Tuesday / June 25

School-Based Management/Shared Decision-Making

Shared Decision-Making


Shared Decision-MakingI am pleased to see a renewed emphasis on connectedness, collaboration, and shared responsibility. Our school in Miami-Dade was fortunate to be part of a pilot called School-Based Management/Shared Decision-Making (SBM/SDM). As a principal new to the school, the teachers were eager for change and to be able to have a voice in the vision of the school. A new principal, coupled with SBM/SDM, brought much excitement.

How did the program work and how can it be implemented at any school? Simply put, all teachers had an opportunity to participate in some area of school operations. The Budget committee was one of the most popular. Teachers had the chance to sit down with the principal and review the school’s budget. How much money was there in our discretionary budget? How can we distribute monies equally to the different departments or grade levels? What might we do with remaining substitute monies? How could we encourage teachers to be absent less so that we would have a greater excess of dollars to use creatively?

Most teachers are interested in curriculum and the materials and textbooks that are part of the teaching process. Our Curriculum Committee was comprised of department heads and teacher leaders who met regularly with an assistant principal to provide input and offer expertise from the classroom. In addition this committee worked on the testing schedule as well as relevant course offering to be included in the upcoming year’s master schedule.

The Personnel Committee allowed its members to be a part of the interview and selection process for vacancies in the teaching area as well as in the administration ranks. Who would know better about the right person for these crucial areas than those who would be interacting with them on a daily basis?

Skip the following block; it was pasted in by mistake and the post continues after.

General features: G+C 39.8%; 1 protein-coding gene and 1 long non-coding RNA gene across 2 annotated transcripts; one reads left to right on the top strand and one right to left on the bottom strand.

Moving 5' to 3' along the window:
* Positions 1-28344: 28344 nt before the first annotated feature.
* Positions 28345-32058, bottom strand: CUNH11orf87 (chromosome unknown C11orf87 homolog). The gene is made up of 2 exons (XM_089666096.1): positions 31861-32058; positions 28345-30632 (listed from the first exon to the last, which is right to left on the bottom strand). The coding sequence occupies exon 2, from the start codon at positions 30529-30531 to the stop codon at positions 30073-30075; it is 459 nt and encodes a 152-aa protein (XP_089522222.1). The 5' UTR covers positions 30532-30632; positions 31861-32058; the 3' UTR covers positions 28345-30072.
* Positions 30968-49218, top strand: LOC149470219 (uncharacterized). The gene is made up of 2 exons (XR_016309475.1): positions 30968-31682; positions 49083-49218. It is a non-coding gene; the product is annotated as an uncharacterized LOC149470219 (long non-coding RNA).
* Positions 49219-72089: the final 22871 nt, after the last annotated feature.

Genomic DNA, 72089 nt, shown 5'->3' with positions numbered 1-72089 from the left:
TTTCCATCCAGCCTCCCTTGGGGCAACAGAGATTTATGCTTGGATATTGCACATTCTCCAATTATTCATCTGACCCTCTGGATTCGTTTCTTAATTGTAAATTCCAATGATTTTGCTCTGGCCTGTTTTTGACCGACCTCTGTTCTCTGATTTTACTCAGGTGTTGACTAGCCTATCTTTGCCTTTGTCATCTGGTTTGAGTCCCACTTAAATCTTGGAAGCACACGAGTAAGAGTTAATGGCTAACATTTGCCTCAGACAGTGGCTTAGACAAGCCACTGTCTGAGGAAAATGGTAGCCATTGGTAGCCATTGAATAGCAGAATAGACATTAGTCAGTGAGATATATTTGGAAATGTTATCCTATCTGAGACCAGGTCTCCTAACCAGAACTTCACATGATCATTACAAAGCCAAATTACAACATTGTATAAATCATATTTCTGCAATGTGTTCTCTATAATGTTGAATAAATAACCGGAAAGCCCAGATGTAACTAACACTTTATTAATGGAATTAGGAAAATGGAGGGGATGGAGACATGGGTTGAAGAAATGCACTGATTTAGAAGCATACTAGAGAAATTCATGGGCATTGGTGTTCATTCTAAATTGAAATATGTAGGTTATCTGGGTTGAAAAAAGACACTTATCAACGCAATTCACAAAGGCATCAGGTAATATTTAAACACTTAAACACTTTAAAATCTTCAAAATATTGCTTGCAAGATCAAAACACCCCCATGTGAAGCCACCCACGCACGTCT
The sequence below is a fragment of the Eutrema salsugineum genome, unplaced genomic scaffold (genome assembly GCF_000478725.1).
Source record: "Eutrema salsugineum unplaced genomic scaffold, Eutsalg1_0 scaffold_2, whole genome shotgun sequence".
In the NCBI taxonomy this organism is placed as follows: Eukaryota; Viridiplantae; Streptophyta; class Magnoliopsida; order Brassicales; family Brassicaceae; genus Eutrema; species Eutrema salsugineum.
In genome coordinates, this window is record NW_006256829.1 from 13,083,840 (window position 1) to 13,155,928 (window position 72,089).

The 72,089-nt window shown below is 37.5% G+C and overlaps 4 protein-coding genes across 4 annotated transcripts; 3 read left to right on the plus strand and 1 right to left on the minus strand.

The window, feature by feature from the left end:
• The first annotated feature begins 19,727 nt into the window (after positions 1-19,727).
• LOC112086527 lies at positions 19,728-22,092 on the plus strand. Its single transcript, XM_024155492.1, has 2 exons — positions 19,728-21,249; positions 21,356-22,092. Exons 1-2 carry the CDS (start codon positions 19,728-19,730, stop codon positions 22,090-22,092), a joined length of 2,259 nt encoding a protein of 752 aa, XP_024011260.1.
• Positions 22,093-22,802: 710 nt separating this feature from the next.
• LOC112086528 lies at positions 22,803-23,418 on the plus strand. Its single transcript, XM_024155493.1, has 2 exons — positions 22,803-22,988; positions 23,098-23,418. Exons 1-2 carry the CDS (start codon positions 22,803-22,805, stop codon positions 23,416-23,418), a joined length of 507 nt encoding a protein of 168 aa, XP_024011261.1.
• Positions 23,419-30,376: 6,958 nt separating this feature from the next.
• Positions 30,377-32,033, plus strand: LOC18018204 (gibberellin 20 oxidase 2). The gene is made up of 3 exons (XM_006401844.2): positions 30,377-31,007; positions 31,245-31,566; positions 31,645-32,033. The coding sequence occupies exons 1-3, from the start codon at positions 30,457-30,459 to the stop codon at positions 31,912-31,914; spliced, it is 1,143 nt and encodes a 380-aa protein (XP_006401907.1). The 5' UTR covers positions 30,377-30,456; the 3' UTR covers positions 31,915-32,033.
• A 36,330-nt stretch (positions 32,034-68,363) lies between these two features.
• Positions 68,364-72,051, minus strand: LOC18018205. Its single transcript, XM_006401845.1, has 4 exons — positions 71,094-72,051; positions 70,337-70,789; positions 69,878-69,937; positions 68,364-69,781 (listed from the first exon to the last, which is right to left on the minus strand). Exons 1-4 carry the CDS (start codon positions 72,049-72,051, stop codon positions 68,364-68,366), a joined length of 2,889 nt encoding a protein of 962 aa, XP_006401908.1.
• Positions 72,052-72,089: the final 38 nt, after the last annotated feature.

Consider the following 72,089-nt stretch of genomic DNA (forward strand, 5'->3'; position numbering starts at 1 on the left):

Other committees included a Social Committee, Parental Involvement Committee, and a Discipline Committee. The great thing about SBM/SDM is that each school can decide how they want to be involved and how they may want to be grouped. What are the unique needs of our school and what is our vision?

We often hear about the need for greater parental involvement. With SBM/SDM, parents are well connected. Our school chose to ask a parent to be a part of each committee. All parents were invited to attend our monthly morning meetings where we heard reports from our various committees.

Having a school where everyone can be connected in a way to their liking goes so far in creating a positive climate and building a supportive culture. Trust and transparency are significant ripple effects or by-products of a sharing and collaborative environment. The old top-down model of school management has to give way to a bottom-up approach of inclusion and acceptance.

Written by

Dr. Allan R. Bonilla was born in Orlando, FL, a bit before Disney, and was raised in NYC, where he graduated from Forest Hills High School. Teaching both English and Spanish at the middle and high school levels, led this educator to a role as a counselor, after earning a Master’s at Barry University, and then to an assistant principal position in a half dozen middle schools. Allan pursued his doctorate in education at Nova University and was appointed principal of one of the largest and most troubled middle schools in the 4th largest school district in the nation. Dr. Bonilla was recognized for his school’s accomplishments by being selected Principal of the Year out of a field of over 300 K-12 principals. He has worked with some 50 educators in assisting them to work through difficult situations, to achieve goals, and to celebrate their accomplishments.

Latest comments

  • Thank you David for adding to our conversation. Our situation in Miami-Dade was similar to what you describe however I think times are different now and maybe we will see a resurgence of this powerful collaborative model.

  • I teach in a district that had a vibrant SDM approach which was abandoned to move a more authoritarian modality. After this transition the level of commitment and buy-in dropped off dramatically. My only warning to any district trying this, is be patient with one another and know that the greater the buy in the more commitment you will get from your teachers.

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